During the Schmuck event, jewelers can test their ability to temporarily present jewelry in the city. With very few materials, and sometimes very little costs, places that are not really made for it are temporarily occupied by jewelry, jewelry out of the showcase, such as an antiquarian bookshop, bowling alley, church (the Swedish), Orangerie, restaurant, and foundry. Some exhibition scenographies are so well done and so beautiful that they are better than the work shown or better than the exhibition’s concept. In Munich, you can encounter beautiful titles and beautiful displays yet the reasons for bringing the work of different artists together in one exhibition is often completely unclear. Is it because they are good friends, because it is fun to see each other and work together for a couple days, because they know this space and want to be present in Munich? Often you wonder, was there any reason to make this exhibition? Munich during Schmuck offers too many examples of bad curating, where good pieces of jewelry become props in a wonderful setting.
Last year Die Ausstellung (“The Exhibition”) was programmed as the mother-of-all-exhibitions, the event you shouldn’t miss. Although there is probably some irony in the title, we should take care. Die Ausstellung is Professor Otto Künzli’s overview of 45-odd years of working in the field of contemporary jewelry compressed into about 80 showcases.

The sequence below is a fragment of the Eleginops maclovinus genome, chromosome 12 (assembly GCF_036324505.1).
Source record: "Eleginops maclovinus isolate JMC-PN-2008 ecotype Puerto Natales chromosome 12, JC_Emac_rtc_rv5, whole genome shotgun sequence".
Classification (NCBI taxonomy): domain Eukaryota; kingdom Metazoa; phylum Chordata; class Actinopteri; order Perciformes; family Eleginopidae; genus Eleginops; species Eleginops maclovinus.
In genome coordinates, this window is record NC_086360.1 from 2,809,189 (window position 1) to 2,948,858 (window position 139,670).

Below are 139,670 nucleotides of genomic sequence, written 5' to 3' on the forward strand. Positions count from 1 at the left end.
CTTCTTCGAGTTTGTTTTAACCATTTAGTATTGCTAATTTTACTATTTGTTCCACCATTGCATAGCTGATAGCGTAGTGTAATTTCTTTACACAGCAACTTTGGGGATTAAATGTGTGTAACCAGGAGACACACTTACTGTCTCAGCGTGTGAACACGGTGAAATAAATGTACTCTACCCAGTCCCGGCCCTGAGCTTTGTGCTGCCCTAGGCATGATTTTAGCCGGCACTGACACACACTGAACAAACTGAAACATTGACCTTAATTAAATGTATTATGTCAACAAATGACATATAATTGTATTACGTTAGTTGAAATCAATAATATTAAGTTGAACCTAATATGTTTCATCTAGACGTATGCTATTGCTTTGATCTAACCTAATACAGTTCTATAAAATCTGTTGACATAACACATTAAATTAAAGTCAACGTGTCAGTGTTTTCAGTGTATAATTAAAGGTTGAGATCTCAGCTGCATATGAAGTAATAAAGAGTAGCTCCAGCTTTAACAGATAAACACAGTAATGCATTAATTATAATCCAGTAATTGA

Otto Künzli is a main figure in the contemporary jewelry world. As a smart as well as sensitive conceptual artist and as a teacher, his contribution to the field is invaluable. Künzli has been one of my jewelry heroes from the moment I became interested in jewelry in the 1980s, and I have seen many exhibitions of his work, in galleries and museums, since then. The reason for my enthusiasm about his work is his way of looking at jewelry, exploring its limits and unveiling its ethics, making un-wearable jewelry and invisible jewelry (such as the gold bullet for the armpit) as well as jewelry everyone wants to have and wear. Through his work, Künzli was able to stretch my ideas (and not only mine, of course) about jewelry and the body, for instance through his jewelry that literally connected two people. His work is rich, complicated sometimes, at times humorous, and often I was completely seized by it.